? They applied their minds, or, they took hold (amarīmṛśanta): 'Tad u viśve devā marimṛśāṃ cakrire tato dvitīyā vaiśvadevī samabhavat.' Kāṇva text. Perhaps the verb has here the same meaning as 'dhū' in the passage of the Ait. Br. referred to, tad (reto) maruto ’dhunvan.
The immolation of the three anubandhyā cows is prescribed at the end of the Gavāmayana (see note on IV, 5, 4, 14), and at other Sattras (sacrificial session) lasting at least a year, and endowed with fees of at least a thousand cows, except the Sārasvata Sattra. Kāty. XIII, 4, 4, 5.
The Udavasānīyā iṣṭi is performed, with certain modifications, on the model of the Paunarādheyikī iṣṭi, or offering for the re-establishment of the sacred fire; for which see II, 2, 3, 4 seq., and especially the notes on part i, p. 317 seq. It is to be performed somewhere north of the sacrificial ground on a fire produced by the churning of the araṇis or (pairs of) churning-sticks, with which the priests have previously 'lifted' their several fires. See p. 90, notes 4 and 5; and part i, p. 396, note 1.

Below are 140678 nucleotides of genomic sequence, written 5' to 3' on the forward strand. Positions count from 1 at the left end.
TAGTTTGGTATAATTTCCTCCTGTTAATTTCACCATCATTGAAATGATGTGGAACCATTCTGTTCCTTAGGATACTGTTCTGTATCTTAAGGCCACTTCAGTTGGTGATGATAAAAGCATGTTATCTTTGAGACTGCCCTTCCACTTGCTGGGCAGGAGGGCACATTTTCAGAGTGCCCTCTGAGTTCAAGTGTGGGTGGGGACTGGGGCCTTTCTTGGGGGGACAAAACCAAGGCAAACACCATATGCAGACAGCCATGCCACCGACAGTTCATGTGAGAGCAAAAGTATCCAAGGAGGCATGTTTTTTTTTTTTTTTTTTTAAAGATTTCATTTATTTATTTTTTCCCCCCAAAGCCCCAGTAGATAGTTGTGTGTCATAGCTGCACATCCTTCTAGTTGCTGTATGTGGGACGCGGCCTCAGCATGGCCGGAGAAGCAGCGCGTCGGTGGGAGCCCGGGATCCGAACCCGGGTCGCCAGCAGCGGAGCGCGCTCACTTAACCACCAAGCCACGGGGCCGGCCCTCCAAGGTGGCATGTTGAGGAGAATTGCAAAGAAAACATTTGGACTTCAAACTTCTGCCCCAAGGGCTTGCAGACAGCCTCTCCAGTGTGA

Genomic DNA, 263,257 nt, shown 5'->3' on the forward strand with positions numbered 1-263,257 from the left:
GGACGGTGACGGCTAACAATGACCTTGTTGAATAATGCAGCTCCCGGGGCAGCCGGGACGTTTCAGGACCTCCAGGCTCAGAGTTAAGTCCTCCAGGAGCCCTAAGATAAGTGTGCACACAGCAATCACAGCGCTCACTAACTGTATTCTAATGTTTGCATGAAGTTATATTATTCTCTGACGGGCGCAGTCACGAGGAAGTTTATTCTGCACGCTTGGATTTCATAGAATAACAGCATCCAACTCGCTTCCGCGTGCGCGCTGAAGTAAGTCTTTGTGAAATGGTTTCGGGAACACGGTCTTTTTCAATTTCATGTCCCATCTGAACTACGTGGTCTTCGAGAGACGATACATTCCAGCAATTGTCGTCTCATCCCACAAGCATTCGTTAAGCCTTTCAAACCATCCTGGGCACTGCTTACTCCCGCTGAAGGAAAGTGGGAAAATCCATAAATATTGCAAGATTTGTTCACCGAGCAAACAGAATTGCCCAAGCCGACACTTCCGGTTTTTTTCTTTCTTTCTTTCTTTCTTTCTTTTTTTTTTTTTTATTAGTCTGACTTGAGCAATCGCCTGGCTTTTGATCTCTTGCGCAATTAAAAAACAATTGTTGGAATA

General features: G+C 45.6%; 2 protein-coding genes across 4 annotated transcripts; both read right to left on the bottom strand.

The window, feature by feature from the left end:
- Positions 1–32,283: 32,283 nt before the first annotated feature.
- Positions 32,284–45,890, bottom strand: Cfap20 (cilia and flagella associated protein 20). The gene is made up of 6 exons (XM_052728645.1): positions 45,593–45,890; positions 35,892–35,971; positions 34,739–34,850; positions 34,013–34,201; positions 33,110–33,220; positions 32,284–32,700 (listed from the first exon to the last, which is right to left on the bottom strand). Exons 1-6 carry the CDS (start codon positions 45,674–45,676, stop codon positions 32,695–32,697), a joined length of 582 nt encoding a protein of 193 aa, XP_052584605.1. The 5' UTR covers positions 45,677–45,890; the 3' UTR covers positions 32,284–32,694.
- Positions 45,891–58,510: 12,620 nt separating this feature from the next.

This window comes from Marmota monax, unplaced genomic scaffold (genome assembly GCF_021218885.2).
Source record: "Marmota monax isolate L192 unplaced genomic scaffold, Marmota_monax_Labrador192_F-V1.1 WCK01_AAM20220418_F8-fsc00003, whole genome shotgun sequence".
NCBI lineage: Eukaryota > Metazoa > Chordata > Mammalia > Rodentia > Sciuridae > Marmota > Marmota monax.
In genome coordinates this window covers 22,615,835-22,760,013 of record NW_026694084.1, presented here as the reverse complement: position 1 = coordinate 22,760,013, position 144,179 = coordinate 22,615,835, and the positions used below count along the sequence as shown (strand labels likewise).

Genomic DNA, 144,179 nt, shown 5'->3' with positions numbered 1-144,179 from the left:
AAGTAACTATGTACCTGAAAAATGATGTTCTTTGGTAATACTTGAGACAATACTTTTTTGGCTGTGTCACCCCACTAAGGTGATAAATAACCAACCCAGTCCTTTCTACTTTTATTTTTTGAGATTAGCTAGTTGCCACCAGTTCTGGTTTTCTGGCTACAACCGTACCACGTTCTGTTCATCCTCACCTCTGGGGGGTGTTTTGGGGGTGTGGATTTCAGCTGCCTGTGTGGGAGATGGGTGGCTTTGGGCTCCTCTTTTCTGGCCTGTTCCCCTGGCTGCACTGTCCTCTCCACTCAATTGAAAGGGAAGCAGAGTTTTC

According to Kāty. X, 9, 20 (as interpreted by the commentator) this (Vaiṣṇavī) āhuti may optionally take the place of the Udavasānīyā iṣṭi. 'Atho' has evidently the force of 'or' here, as in IV, 6, 4, 5. The Kāṇva text has atho apy āhutim eva juhuyāt; with the same meaning, cf. I, 1, 3, 3; also 'uto,' note to IV, 5, 2, 13.
For the Agnihotra, or morning and evening libation of milk, see II, 2, 4; 3, 4. The performance being completed, the temporary p. 391 erections, as the Sadas, cart-shed, Āgnīdhra fire-house, &c., are set on fire, and the sacrificer and priests go home.